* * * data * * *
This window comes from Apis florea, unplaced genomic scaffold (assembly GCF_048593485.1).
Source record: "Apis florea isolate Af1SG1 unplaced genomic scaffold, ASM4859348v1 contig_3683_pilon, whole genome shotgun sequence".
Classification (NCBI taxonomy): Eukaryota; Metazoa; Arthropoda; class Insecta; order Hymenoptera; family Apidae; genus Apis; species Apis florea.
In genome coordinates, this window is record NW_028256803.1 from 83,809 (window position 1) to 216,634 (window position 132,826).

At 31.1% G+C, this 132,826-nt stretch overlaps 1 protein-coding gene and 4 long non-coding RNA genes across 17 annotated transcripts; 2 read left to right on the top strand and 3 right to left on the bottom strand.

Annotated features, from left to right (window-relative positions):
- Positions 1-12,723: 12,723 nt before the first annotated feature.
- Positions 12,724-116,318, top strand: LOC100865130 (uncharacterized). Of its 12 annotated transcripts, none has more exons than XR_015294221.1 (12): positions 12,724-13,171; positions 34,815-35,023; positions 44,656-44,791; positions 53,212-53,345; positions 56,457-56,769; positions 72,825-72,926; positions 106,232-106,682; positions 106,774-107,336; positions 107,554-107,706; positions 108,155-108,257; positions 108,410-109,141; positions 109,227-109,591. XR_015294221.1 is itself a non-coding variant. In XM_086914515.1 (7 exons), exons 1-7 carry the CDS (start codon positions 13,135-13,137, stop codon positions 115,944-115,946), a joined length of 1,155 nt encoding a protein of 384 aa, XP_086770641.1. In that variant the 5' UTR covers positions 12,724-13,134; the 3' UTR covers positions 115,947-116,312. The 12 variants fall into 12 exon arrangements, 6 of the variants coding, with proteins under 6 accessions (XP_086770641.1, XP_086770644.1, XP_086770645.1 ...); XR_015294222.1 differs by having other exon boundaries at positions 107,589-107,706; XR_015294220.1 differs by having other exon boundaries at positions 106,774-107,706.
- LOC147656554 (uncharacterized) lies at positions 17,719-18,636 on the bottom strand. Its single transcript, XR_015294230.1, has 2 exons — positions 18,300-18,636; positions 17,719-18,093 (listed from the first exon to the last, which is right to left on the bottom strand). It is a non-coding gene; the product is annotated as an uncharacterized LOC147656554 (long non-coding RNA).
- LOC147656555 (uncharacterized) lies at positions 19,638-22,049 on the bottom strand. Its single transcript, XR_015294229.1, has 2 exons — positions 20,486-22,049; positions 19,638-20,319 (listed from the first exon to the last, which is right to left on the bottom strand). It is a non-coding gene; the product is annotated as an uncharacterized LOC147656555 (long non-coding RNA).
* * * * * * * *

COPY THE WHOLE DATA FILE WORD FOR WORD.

This window comes from Apis florea, unplaced genomic scaffold (assembly GCF_048593485.1).
Source record: "Apis florea isolate Af1SG1 unplaced genomic scaffold, ASM4859348v1 contig_3683_pilon, whole genome shotgun sequence".
Classification (NCBI taxonomy): Eukaryota; Metazoa; Arthropoda; class Insecta; order Hymenoptera; family Apidae; genus Apis; species Apis florea.
In genome coordinates, this window is record NW_028256803.1 from 83,809 (window position 1) to 216,634 (window position 132,826).

At 31.1% G+C, this 132,826-nt stretch overlaps 1 protein-coding gene and 4 long non-coding RNA genes across 17 annotated transcripts; 2 read left to right on the top strand and 3 right to left on the bottom strand.

Annotated features, from left to right (window-relative positions):
- Positions 1-12,723: 12,723 nt before the first annotated feature.
- Positions 12,724-116,318, top strand: LOC100865130 (uncharacterized). Of its 12 annotated transcripts, none has more exons than XR_015294221.1 (12): positions 12,724-13,171; positions 34,815-35,023; positions 44,656-44,791; positions 53,212-53,345; positions 56,457-56,769; positions 72,825-72,926; positions 106,232-106,682; positions 106,774-107,336; positions 107,554-107,706; positions 108,155-108,257; positions 108,410-109,141; positions 109,227-109,591. XR_015294221.1 is itself a non-coding variant. In XM_086914515.1 (7 exons), exons 1-7 carry the CDS (start codon positions 13,135-13,137, stop codon positions 115,944-115,946), a joined length of 1,155 nt encoding a protein of 384 aa, XP_086770641.1. In that variant the 5' UTR covers positions 12,724-13,134; the 3' UTR covers positions 115,947-116,312. The 12 variants fall into 12 exon arrangements, 6 of the variants coding, with proteins under 6 accessions (XP_086770641.1, XP_086770644.1, XP_086770645.1 ...); XR_015294222.1 differs by having other exon boundaries at positions 107,589-107,706; XR_015294220.1 differs by having other exon boundaries at positions 106,774-107,706.
- LOC147656554 (uncharacterized) lies at positions 17,719-18,636 on the bottom strand. Its single transcript, XR_015294230.1, has 2 exons — positions 18,300-18,636; positions 17,719-18,093 (listed from the first exon to the last, which is right to left on the bottom strand). It is a non-coding gene; the product is annotated as an uncharacterized LOC147656554 (long non-coding RNA).
- LOC147656555 (uncharacterized) lies at positions 19,638-22,049 on the bottom strand. Its single transcript, XR_015294229.1, has 2 exons — positions 20,486-22,049; positions 19,638-20,319 (listed from the first exon to the last, which is right to left on the bottom strand). It is a non-coding gene; the product is annotated as an uncharacterized LOC147656555 (long non-coding RNA).